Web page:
On June 23 at Citi Field in NYC, John Mayer played Jerry Garcia’s famous Wolf guitar onstage with Dead & Company. This was the first time Mayer performed with one of Garcia’s instruments. “It wasn’t time until it was,” he said in an Instagram post. “NYC, we were all holding Jerry’s guitar tonight. I cherished the responsibility.”
The guitar was built by California luthier Doug Irwin and first used by Garcia at a private party for the Hell’s Angels in NYC in 1973. The instrument was made with a purpleheart and curly maple body, a 24-fret neck and an ebony fingerboard inlaid with African ivory (except for the first fret which is mother-of-pearl).
Irwin built the guitar with a plate system for mounting pickups so Garcia could experiment with traditional Fender Stratocaster pickups and humbuckers — the guitar now has humbuckers in the bridge and middle positions and a single-coil in the neck. To control the pickups, the guitar has a five-position selector, tone controls for the front and middle pickups and a master volume control (two mini-toggle switches control pickup coils). The guitar also has two output jacks: one went directly to the amp and another went to an effects loop (another mini-toggle switch brought the effects loop in or out).
Garcia used the instrument throughout the ‘70s and then used it to experiment with MIDI synthesizer technology in ’89. He last played it onstage with the Grateful Dead in Oakland in 1993.
In 2017, the guitar sold for over $1.9 million at a Guernsey’s auction benefiting the Southern Poverty Law Center. Brian Halligan, the Boston-based CEO of HubSpot, placed the winning bid with intentions that the guitar be played. “I think it is best served by being played, so I plan to do so,” he told Rolling Stone. “I plan to lend it out to the Garcia family whenever they want it.”
The day after Dead & Co.’s Citi Field concert, longtime Grateful Dead photographer Jay Blakesberg shared how the instrument ended up in Mayer’s hands: “In late March, John reached out to me and said, ‘This idea keeps happening to me, to play Wolf.’ And then he asked me, ‘Do you think it would be appreciated by the Deadheads?’, and I immediately said, ‘Absolutely!’ There were some logistical issues involved,” Blakesberg wrote in a Facebook post. The guitar was slated to be displayed at the Metropolitan Museum of Art for the “Play It Loud: Instruments of Rock and Roll” exhibit and Mayer wanted to try it before leaving for his Australian tour. The guitar’s handler, David Meerman Scott, quickly got it to Mayer for a day in Los Angeles. Since the guitar would be on display in NYC for six months, Mayer decided the best decision was to play it only for the Citi Field show.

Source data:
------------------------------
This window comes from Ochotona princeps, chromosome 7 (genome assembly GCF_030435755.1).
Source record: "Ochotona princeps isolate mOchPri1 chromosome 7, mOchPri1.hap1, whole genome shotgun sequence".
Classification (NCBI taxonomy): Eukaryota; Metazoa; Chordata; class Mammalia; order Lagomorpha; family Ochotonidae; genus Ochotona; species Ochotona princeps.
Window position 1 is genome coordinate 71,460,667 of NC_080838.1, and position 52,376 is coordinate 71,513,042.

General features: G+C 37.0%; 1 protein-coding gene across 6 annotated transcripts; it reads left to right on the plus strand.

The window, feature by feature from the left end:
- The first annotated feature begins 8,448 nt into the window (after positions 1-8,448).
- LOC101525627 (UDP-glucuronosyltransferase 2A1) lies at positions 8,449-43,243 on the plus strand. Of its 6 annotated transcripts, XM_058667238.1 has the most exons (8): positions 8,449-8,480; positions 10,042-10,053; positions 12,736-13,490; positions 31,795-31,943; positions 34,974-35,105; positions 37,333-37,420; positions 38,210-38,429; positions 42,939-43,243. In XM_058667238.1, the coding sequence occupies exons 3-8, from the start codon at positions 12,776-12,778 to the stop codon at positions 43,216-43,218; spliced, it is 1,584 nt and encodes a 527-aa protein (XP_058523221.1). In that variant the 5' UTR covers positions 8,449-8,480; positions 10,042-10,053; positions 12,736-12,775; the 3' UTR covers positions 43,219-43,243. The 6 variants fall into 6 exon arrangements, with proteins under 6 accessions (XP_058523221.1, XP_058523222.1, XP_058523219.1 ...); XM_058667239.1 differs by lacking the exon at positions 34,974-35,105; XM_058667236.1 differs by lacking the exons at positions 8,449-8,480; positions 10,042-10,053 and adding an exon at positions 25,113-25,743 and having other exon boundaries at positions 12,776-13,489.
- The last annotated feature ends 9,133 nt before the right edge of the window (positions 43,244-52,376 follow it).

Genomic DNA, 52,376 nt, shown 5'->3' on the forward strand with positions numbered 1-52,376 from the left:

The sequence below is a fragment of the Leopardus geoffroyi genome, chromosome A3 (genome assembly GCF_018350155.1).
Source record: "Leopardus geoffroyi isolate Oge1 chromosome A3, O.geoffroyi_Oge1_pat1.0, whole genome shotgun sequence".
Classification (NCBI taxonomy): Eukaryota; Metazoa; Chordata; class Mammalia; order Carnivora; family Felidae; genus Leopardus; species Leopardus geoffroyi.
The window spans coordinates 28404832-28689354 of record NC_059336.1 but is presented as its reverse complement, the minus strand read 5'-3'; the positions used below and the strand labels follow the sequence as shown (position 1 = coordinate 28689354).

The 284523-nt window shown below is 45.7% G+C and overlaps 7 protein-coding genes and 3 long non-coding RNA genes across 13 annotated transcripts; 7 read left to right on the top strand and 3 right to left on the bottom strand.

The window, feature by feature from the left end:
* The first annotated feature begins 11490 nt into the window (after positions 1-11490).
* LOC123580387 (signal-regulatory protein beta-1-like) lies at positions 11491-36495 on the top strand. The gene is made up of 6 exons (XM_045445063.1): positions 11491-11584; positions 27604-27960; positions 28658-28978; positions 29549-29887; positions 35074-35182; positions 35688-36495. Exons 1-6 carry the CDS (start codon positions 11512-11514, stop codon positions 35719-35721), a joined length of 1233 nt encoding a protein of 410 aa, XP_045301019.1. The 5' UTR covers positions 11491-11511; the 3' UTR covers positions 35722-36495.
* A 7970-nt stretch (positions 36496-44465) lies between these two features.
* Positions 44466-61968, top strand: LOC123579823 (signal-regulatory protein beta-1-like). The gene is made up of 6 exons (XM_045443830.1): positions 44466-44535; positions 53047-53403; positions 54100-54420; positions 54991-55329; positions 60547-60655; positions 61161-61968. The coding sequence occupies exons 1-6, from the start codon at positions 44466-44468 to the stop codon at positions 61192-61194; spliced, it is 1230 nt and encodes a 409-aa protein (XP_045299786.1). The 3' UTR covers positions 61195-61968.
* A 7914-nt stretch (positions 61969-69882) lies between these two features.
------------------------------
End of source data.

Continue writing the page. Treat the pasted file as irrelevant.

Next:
“It arrived around 3 p.m. at Citifield where John’s expert guitar tech restrung it,” Blakesberg wrote. “He had a small Fender amp in his dressing room and the minute he plugged in and started to play Garcia licks, the room exploded with sound and color swirling in the air.” According to the photographer, the crew didn’t know if he’d play the guitar for a few songs or for the entire show. But Mayer performed exclusively on the instrument, much to the delight of the audience. “By the time the band got to the end of the second set you could see how the guitar and the player had become one and that last solo in Morning Dew took us all collectively — the band and the fans — to that special place where we all commune in the group mind and the energy flows freely from stage to audience and back again,” Blakesberg wrote. “And we all knew that everything is exactly the way it should be!”
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